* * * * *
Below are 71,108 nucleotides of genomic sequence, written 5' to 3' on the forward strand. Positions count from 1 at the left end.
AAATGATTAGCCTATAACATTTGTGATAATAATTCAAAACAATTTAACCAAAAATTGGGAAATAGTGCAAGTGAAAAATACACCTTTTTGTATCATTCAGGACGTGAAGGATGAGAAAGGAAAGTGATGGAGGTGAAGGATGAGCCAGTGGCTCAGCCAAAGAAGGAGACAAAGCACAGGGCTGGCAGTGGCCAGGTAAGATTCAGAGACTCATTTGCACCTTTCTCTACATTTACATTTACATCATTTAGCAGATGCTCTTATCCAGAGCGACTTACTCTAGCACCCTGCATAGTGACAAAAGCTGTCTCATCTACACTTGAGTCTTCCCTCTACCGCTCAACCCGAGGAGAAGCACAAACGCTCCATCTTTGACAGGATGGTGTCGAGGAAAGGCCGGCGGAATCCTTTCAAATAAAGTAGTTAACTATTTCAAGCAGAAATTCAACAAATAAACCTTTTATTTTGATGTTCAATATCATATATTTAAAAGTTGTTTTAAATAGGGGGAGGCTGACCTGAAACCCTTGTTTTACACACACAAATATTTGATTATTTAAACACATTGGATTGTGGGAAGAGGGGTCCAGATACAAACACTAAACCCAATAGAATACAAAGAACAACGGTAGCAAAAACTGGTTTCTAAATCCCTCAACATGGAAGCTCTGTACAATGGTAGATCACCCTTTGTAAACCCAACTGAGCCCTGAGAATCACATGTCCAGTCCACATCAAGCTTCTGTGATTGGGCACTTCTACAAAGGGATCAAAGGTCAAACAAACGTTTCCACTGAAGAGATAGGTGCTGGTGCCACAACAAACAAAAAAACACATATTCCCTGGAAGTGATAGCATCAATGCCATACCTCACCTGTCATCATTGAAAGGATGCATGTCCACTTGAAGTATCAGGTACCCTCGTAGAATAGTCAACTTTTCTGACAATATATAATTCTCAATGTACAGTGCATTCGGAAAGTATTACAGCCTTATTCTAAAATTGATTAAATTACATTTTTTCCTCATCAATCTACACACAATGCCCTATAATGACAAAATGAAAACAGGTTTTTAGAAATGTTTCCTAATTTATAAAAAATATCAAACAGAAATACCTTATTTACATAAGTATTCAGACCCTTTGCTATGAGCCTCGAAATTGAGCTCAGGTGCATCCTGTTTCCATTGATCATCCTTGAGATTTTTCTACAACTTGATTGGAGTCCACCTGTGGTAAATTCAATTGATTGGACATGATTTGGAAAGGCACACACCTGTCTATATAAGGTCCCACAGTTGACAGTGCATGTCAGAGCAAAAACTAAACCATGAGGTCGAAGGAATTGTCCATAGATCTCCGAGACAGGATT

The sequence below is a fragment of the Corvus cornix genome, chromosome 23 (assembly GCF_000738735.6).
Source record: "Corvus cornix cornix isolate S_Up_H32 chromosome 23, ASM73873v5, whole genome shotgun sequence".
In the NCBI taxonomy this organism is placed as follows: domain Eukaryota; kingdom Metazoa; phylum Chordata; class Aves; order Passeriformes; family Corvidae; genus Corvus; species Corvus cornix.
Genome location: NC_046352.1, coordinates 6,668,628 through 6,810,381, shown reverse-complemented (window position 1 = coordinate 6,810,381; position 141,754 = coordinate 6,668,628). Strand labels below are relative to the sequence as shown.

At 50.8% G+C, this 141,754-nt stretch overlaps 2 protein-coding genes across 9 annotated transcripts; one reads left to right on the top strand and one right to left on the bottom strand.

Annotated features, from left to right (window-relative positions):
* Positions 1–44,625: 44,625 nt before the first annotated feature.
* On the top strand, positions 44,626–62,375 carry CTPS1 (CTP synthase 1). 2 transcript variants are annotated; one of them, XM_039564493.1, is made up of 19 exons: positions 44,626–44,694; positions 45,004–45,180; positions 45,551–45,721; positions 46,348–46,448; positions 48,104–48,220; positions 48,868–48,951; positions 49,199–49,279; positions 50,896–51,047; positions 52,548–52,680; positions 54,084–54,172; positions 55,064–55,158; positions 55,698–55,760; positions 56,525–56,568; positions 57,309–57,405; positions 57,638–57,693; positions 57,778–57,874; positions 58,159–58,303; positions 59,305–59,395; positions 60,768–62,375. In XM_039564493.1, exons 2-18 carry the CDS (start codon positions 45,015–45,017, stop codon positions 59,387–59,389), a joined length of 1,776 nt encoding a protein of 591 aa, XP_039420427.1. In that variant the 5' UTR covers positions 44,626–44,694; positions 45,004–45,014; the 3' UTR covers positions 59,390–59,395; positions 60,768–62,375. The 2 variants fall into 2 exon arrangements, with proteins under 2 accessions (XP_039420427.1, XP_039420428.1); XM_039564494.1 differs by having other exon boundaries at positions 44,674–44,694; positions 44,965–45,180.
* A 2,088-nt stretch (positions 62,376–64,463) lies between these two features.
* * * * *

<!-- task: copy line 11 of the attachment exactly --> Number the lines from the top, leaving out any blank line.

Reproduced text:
* A 2,088-nt stretch (positions 62,376–64,463) lies between these two features.